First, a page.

South West Wales

Valero fined £400k after worker was injured in fall

Former Chevron oil refinery, Pembroke, now owned by Valero Image copyright Nick MacNeil

The operators of an oil refinery where a worker was injured after falling 10ft from a walkway have been fined £400,000.

David Thomas, 55, fractured both legs and needed a knee replacement after the access tower he was using at Valero Energy UK Ltd gave way in 2012.

Swansea Crown Court heard he has since developed arthritis and has been unable to return to work.

The firm admitted health and safety breaches at its Pembrokeshire plant.

The court heard the walkway Mr Thomas was using was linked to an oil tanker being unloaded at the refinery in Rhoscrowther, near Pembroke.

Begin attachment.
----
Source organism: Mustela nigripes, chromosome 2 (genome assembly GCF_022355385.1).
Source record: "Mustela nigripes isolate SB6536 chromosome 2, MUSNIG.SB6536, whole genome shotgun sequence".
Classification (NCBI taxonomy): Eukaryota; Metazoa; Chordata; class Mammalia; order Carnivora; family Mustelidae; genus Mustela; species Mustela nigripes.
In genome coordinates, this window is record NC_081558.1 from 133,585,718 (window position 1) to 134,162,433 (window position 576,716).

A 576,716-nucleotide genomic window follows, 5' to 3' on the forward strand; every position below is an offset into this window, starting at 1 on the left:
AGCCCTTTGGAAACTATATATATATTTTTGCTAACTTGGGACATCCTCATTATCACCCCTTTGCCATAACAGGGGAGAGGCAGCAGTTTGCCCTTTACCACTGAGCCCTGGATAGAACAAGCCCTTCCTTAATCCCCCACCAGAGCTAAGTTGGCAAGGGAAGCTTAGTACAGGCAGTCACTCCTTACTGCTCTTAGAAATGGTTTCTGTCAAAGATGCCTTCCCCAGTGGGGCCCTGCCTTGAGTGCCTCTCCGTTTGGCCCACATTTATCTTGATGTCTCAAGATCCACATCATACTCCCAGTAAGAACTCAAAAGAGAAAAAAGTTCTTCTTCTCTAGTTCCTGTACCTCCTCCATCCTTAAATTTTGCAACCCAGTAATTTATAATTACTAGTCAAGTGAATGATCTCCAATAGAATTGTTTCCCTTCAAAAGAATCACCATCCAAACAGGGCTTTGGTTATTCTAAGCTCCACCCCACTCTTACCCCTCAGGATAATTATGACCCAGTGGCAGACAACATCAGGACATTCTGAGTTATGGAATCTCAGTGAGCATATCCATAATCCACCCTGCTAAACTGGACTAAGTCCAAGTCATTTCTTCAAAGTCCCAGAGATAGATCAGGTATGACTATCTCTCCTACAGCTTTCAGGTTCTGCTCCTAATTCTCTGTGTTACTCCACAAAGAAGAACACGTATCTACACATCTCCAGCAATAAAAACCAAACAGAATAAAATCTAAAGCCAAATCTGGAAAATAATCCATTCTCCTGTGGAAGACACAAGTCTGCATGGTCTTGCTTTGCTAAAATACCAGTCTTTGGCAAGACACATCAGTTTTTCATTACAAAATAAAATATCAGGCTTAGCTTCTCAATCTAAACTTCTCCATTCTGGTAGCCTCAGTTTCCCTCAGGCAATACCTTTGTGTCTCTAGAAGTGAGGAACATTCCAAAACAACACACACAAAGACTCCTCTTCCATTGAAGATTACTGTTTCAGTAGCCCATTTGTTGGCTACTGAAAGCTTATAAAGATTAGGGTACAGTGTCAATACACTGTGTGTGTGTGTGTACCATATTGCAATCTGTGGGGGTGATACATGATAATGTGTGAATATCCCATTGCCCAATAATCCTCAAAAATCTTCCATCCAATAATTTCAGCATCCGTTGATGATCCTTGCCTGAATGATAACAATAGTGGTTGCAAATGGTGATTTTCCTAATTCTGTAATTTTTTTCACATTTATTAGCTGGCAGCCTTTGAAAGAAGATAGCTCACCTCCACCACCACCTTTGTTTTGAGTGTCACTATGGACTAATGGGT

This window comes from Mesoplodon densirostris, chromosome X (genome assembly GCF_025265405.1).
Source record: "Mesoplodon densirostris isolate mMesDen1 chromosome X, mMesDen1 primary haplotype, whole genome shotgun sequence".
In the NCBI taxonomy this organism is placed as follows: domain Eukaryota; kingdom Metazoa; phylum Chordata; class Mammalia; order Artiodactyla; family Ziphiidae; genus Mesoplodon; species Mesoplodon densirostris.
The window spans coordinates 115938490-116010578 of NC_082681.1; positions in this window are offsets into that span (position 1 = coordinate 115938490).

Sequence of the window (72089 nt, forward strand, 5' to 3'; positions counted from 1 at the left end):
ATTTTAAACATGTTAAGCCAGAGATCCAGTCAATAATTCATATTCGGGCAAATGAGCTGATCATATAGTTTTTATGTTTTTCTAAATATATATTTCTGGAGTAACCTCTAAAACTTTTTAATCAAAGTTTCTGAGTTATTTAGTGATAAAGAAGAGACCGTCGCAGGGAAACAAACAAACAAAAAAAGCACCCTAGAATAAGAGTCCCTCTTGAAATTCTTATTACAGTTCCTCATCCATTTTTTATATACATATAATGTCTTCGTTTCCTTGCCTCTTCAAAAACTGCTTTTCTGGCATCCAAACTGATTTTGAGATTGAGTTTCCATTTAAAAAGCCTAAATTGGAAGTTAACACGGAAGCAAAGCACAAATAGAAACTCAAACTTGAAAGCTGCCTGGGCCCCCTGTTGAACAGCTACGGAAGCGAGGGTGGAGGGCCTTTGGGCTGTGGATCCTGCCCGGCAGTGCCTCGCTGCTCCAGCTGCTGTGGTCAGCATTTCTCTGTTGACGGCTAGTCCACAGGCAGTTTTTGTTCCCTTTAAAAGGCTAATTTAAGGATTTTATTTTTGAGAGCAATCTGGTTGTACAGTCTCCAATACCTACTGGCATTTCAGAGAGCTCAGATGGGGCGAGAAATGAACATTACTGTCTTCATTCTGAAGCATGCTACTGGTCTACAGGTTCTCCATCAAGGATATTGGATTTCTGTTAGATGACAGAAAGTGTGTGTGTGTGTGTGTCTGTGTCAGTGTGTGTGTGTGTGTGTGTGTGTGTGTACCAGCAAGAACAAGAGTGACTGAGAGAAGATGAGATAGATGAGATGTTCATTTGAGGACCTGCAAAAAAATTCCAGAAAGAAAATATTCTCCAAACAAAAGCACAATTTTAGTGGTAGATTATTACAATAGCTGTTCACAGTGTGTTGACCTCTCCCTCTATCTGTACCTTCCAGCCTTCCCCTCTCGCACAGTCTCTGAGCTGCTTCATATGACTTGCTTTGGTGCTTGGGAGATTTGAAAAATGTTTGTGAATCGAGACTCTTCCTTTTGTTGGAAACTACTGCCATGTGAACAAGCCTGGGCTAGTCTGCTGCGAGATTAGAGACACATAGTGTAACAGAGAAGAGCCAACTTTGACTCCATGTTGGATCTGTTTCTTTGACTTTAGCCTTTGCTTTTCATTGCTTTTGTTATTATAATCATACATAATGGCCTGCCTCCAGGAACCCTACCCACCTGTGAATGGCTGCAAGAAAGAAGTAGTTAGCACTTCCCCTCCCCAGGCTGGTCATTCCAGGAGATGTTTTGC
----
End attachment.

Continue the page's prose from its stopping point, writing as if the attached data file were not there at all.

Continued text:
The access tower suddenly dropped without warning and his legs got tangled in loose cables.

'Accident waiting to happen'

Mr Thomas was left dangling over the side of the walkway but used his experience as a rock climber to grab a cross beam to take the weight from his legs.

He was rescued by his fellow workers and was later flown to Swansea's Morriston hospital where he spent 17 days.

Rupert Lowe, prosecuting, said the poor design of the access walkway had caused the incident.

He said a maintenance firm employed by Valero had reported various issues and had warned of "a potentially fatal accident waiting to happen".

Although Valero had responded to some of the issues raised, a proper risk assessment was not done, there had been insufficient training and previous incidents had not been investigated properly, Mr Lowe said.

Mark Watson, representing Valero, said the firm had an excellent safety record and the walkway had since been mothballed and another system was being designed.

Judge Peter Heywood said while the equipment had significant design problems, Valero had failed to act after a series of incidents and the "strident" warning from the maintenance firm had proved to be true.

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